What is Gastroscopy?
Gastroscopy is an investigation of the oesophagus and stomach from the mouth through to the start of the small intestine. This uses a tiny camera mounted at the end of a thin, flexible tube. It makes detection of conditions associated with stomach cancer much easier, such as inflammation and ulcers, as well as bacteria that increase the risk of stomach cancer.
Should I go for Gastroscopy?
A gastroscopy is recommended if you have any of the following symptoms:
- Pain in the upper abdomen
- Recurring heartburn
- Recurring vomiting
- Any other discomfort thought to be coming from the upper gut
- You are above 40 years of age with a family history of cancer/stomach ailments.
Why is a regular Gastroscopy important?
It is important because early cancer has no symptoms or minimal discomfort. Early detection of ulcers and
cancer increases the chances of a full recovery. Prevention is always better than cure.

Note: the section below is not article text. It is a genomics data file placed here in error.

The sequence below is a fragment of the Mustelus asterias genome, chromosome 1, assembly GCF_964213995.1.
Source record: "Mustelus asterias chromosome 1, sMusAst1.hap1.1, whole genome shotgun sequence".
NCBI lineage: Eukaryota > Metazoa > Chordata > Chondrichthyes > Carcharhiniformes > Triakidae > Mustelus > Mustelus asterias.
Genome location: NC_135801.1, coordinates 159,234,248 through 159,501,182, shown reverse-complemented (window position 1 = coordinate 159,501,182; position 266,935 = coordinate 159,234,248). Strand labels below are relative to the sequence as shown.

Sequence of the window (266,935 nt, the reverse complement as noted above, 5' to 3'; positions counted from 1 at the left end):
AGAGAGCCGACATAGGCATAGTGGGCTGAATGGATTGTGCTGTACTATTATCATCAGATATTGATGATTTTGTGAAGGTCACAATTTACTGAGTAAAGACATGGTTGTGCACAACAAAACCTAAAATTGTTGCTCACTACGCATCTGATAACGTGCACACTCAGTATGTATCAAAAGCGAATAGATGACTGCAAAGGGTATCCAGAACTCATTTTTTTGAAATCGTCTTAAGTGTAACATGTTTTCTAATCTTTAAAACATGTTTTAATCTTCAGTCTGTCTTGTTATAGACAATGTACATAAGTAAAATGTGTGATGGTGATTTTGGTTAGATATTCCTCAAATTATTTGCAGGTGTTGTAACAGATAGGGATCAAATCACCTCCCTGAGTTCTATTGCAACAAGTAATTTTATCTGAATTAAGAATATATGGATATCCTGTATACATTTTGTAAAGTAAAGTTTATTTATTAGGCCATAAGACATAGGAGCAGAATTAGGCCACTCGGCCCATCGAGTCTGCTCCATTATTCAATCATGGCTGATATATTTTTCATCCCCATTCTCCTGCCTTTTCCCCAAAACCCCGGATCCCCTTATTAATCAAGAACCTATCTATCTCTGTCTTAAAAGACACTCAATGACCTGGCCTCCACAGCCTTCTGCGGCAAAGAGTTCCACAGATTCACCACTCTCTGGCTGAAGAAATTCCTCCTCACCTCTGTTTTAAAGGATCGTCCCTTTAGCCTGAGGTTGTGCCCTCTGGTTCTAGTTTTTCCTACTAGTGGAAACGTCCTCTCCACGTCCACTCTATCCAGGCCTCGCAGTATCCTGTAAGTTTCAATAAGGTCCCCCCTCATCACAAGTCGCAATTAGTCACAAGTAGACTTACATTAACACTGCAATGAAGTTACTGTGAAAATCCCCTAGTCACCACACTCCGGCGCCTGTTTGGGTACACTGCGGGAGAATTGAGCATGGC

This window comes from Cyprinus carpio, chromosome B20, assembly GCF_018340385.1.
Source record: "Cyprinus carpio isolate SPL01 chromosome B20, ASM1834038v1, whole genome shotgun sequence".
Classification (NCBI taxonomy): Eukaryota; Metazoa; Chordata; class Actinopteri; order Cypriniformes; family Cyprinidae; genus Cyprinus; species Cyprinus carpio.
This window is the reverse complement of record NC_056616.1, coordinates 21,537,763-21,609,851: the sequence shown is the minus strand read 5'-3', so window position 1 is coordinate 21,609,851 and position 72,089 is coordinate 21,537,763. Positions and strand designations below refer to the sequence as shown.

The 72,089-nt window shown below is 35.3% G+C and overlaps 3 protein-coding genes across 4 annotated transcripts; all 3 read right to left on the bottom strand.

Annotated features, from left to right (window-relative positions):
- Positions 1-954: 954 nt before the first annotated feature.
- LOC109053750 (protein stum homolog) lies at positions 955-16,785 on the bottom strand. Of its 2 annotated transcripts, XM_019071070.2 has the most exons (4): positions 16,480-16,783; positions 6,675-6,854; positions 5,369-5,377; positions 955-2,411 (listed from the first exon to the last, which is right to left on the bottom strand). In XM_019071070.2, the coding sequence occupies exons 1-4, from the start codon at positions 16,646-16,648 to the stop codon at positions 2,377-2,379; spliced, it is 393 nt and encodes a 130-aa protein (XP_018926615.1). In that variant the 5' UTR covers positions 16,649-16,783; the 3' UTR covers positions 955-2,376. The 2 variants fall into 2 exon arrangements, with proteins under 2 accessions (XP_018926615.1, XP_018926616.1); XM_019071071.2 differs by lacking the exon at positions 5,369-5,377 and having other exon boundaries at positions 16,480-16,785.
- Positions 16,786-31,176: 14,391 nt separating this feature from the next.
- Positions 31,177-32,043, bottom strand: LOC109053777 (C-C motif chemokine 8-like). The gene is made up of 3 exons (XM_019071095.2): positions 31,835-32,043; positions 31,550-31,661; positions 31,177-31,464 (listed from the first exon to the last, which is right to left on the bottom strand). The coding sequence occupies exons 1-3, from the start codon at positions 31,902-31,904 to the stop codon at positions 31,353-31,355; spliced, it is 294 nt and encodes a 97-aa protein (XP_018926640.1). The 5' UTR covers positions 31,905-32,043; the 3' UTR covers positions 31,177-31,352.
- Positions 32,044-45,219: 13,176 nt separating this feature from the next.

What to expect?
Before the scope
- Stop any prescription of aspirin or other blood thinning medications with a doctors advice.
- Fasting from food and drinks a few hours before the procedure.
On the day of the scope
- The procedure can be done as a day surgery.
- Local anaesthesia is applied to numb the back of your throat.
- You will be sedated during the painless procedure, which takes less than 10 minutes.
After the scope
- It will take about an hour for you to be fully awake.
- You will be allowed to eat after the scope.
- Please make sure that a next-of-kin/friend accompanies you home.